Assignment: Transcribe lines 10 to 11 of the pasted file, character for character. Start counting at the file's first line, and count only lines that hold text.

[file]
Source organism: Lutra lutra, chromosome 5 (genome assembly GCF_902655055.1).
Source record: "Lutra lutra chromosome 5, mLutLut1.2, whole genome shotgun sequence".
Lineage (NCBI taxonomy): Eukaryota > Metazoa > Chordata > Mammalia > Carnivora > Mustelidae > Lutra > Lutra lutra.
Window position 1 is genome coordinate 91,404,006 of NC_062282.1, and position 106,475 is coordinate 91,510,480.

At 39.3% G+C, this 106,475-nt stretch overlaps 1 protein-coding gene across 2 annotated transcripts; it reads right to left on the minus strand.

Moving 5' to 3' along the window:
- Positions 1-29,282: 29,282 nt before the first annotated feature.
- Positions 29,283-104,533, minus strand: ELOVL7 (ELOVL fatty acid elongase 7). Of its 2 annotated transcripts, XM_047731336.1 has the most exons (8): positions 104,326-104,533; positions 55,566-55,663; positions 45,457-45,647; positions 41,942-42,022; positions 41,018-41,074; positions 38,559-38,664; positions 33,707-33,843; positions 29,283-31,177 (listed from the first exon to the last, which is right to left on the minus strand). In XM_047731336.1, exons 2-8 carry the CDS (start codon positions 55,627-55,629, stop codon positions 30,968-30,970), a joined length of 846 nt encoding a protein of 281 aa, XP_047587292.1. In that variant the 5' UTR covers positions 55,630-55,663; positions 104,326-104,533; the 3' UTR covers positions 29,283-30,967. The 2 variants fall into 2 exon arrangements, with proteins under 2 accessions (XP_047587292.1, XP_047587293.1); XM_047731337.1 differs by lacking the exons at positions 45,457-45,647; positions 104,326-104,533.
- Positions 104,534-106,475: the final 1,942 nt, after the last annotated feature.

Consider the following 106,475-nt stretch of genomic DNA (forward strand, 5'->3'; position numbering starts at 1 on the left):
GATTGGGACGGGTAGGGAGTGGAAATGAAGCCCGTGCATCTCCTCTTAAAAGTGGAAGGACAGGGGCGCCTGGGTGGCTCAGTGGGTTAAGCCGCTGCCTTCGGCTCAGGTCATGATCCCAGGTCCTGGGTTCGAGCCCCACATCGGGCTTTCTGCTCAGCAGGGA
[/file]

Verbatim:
Consider the following 106,475-nt stretch of genomic DNA (forward strand, 5'->3'; position numbering starts at 1 on the left):
GATTGGGACGGGTAGGGAGTGGAAATGAAGCCCGTGCATCTCCTCTTAAAAGTGGAAGGACAGGGGCGCCTGGGTGGCTCAGTGGGTTAAGCCGCTGCCTTCGGCTCAGGTCATGATCCCAGGTCCTGGGTTCGAGCCCCACATCGGGCTTTCTGCTCAGCAGGGA